For I long to see you, that I may impart to you some spiritual gift to strengthen you— that is, that we may be mutually encouraged by each other’s faith, both yours and mine. (Romans 1:11-12 ESV)
Encouragement. It is vital to our growth as Christians. We are, after all, one body [1 Corinthians 12:12] and a body takes care of itself physically, emotionally, mentally, and spiritually. We all need adequate self-care to be healthy, functioning human beings. So it is with the body of Christ. As Christians, we must build one another up and encourage each other in the faith.
When I sit in my college’s campus center with my friends, I hear conversations about types of worship and the meaning of communion and baptism, but I also here humor that gets its laughs from tearing others down, racist jokes, and sexist jokes. I hear fellow brothers and sisters in Christ brought down for the sake of others’ amusement. And everyone seems to be okay with it.
If everyone is okay with it, then what’s the problem? It’s not hurting anyone, right? Wrong, very, very wrong. Paul passionately longed to see his Roman brothers and sisters. He prayed for them constantly. He cared deeply for them. He wanted to encourage them and to be encouraged by them. He wanted to help them grow in their faith and wanted to be cultivated in his own by them as well. That doesn’t sound like degrading humor and disrespect to me.
Paul writes in his letter to the Colossians:
“Set your minds on things that are above, not on things that are on earth. For you have died, and your life is hidden with Christ in God. When Christ who is your life appears, then you also will appear with him in glory. Put to death therefore what is earthly in you: sexual immorality, impurity, passion, evil desire, and covetousness, which is idolatry. On account of these the wrath of God is coming. In these you too once walked, when you were living in them. But now you must put them all away: anger, wrath, malice, slander, and obscene talk from your mouth. Do not lie to one another, seeing that you have put off the old self with its practices and have put on the new self, which is being renewed in knowledge after the image of its creator. Here there is not Greek and Jew, circumcised and uncircumcised, barbarian, Scythian, slave, free; but Christ is all, and in all.”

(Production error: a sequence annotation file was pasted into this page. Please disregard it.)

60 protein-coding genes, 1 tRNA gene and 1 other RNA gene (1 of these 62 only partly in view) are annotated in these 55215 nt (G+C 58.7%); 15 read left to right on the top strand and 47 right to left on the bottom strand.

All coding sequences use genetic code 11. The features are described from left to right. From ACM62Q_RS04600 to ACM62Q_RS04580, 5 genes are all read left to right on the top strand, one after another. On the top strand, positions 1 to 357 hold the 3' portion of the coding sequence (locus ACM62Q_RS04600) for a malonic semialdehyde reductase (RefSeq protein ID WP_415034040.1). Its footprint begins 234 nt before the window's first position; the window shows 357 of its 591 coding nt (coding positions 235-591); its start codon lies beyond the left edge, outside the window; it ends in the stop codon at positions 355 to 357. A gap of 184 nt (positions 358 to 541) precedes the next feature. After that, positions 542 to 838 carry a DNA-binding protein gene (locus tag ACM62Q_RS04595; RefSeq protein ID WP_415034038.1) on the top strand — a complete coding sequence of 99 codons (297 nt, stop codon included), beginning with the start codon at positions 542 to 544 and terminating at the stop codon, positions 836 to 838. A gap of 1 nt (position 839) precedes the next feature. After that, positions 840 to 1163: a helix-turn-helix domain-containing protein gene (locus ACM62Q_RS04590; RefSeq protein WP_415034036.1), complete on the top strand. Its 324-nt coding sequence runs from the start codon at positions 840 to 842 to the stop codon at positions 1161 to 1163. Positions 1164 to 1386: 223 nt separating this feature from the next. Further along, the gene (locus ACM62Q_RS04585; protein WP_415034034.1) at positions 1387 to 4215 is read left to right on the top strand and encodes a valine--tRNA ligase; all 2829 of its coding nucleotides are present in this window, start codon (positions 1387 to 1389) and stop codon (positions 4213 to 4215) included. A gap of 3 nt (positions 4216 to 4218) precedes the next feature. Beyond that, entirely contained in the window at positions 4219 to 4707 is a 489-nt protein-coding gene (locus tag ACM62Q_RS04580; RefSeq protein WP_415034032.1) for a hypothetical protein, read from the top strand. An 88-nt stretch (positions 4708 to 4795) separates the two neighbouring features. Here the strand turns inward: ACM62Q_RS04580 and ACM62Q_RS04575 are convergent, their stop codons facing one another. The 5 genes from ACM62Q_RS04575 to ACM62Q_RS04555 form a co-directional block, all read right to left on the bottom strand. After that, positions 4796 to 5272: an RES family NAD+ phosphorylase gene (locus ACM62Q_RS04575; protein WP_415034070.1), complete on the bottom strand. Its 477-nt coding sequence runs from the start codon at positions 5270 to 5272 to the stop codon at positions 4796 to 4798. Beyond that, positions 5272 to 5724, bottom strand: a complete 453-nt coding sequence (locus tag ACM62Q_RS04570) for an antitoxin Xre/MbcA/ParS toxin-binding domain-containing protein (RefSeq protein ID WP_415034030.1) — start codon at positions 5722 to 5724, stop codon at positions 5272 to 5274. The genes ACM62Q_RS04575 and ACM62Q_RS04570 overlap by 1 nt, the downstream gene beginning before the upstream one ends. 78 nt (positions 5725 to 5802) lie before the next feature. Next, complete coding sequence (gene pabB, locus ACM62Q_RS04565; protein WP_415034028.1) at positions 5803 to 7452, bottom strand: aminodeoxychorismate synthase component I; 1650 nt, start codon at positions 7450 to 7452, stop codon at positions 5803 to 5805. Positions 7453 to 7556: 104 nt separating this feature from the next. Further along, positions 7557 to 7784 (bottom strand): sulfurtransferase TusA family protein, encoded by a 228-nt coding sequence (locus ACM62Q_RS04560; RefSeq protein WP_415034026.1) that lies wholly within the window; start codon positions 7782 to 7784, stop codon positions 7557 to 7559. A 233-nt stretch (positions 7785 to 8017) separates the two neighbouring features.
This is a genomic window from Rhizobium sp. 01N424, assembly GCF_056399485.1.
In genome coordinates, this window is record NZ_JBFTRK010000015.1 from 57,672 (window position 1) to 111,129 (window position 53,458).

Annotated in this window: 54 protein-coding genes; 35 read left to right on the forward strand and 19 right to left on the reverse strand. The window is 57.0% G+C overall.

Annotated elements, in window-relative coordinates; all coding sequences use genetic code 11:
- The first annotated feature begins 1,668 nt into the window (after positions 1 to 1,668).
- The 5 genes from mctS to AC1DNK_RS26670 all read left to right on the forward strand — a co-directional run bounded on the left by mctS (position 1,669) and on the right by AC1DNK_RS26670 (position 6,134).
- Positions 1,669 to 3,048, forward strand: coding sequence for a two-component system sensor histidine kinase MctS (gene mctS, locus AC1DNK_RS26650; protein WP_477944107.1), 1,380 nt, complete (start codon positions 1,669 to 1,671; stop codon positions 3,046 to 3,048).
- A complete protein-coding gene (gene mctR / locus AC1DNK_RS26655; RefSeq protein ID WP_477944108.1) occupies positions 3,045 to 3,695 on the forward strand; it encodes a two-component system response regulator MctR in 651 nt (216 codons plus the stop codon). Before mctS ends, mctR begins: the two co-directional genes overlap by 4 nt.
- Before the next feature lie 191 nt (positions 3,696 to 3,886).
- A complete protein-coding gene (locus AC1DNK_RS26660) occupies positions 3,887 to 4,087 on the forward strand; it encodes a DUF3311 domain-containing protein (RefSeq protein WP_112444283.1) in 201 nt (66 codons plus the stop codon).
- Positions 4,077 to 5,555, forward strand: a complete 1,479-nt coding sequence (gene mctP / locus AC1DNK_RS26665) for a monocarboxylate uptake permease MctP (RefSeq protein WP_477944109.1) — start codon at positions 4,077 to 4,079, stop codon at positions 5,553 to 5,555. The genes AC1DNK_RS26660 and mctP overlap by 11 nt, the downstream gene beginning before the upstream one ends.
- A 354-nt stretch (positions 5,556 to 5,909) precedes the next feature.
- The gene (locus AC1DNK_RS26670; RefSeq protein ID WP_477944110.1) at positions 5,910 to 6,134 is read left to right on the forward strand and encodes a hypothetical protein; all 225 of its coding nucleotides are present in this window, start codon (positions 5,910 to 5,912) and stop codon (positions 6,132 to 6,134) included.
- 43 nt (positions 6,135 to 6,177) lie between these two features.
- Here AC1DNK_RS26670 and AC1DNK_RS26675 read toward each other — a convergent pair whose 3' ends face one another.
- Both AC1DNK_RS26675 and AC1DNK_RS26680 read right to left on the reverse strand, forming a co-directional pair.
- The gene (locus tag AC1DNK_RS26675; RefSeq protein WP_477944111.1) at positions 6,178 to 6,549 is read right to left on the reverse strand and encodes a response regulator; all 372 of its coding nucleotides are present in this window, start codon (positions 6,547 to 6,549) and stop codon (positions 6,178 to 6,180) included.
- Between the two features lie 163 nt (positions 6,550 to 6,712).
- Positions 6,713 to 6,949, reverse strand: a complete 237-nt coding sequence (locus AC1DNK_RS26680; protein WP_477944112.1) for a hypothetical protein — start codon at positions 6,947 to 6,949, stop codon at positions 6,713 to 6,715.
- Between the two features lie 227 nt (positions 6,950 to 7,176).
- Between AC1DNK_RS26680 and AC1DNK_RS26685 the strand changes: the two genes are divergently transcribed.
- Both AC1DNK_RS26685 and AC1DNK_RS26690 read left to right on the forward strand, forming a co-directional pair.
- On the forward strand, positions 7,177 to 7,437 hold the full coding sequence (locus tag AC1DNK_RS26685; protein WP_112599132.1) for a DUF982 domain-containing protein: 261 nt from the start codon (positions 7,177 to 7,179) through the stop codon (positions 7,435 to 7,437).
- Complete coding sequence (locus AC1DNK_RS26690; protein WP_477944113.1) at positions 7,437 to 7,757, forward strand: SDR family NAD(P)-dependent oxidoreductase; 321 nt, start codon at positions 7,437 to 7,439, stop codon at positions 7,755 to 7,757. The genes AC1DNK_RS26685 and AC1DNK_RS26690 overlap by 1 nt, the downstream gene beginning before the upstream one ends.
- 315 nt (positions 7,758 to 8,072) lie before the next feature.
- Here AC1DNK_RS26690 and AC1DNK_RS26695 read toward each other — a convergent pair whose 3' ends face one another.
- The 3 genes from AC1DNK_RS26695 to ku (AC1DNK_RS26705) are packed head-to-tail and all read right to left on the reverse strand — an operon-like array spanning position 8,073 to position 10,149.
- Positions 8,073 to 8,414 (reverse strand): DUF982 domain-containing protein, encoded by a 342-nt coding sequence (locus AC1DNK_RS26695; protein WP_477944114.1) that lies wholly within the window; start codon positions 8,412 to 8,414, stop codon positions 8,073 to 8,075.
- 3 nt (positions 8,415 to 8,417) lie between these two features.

Colossians 3:2-11 ESV; emphasis mine
God doesn’t desire for us to bring our fellow brothers and sisters in Christ down. Instead, we should “let the word of Christ dwell in [us] richly, teaching and admonishing one another in all wisdom, singing psalms and hymn and spiritual songs, with thankfulness in [our] hearts to God” (Colossians 3:16). If we have our minds set on things above, if we are focused on Jesus and revealing him to the world, we shouldn’t let words of hate, intolerance, and cruelty fall from our lips. Instead, our mouths will be singing praise and thanks unto Him! We should be showing and telling who Christ is not just by directly proclaiming the Gospel, but also in how we interact with others every day.
This is very difficult to do. We live in a society built on institutionalized racism and sexism, where sarcasm and derogatory humor is a norm, and where we are expected to “lighten up” when we have an issue with something instead of working together to fix it. But I think this is an important issue. I think it’s vital to our relationships with each other that we really take captive every thought in our heads, every word from our tongues, and every deed of our body. We must examine each word we say closely and cast away what does not mutually encourage all people present.
Too long has the Church been apathetic in everyday interactions. Too long have we let slide the hateful words disguised with laughter. Too long have we sat by and refused to take a stand. “I long to see you… that we may be mutually encouraged by each other’s faith.” May we all have that longing for one another, and may we be a light unto the world through the words we speak.
“If we put bits into the mouths of horses so that they obey us, we guide their whole bodies as well. Look at the ships also: though they are so large and are driven by strong winds, they are guided by a very small rudder wherever the will of the pilot directs. So also the tongue is a small member, yet it boasts of great things.”
James 3:3-5 ESV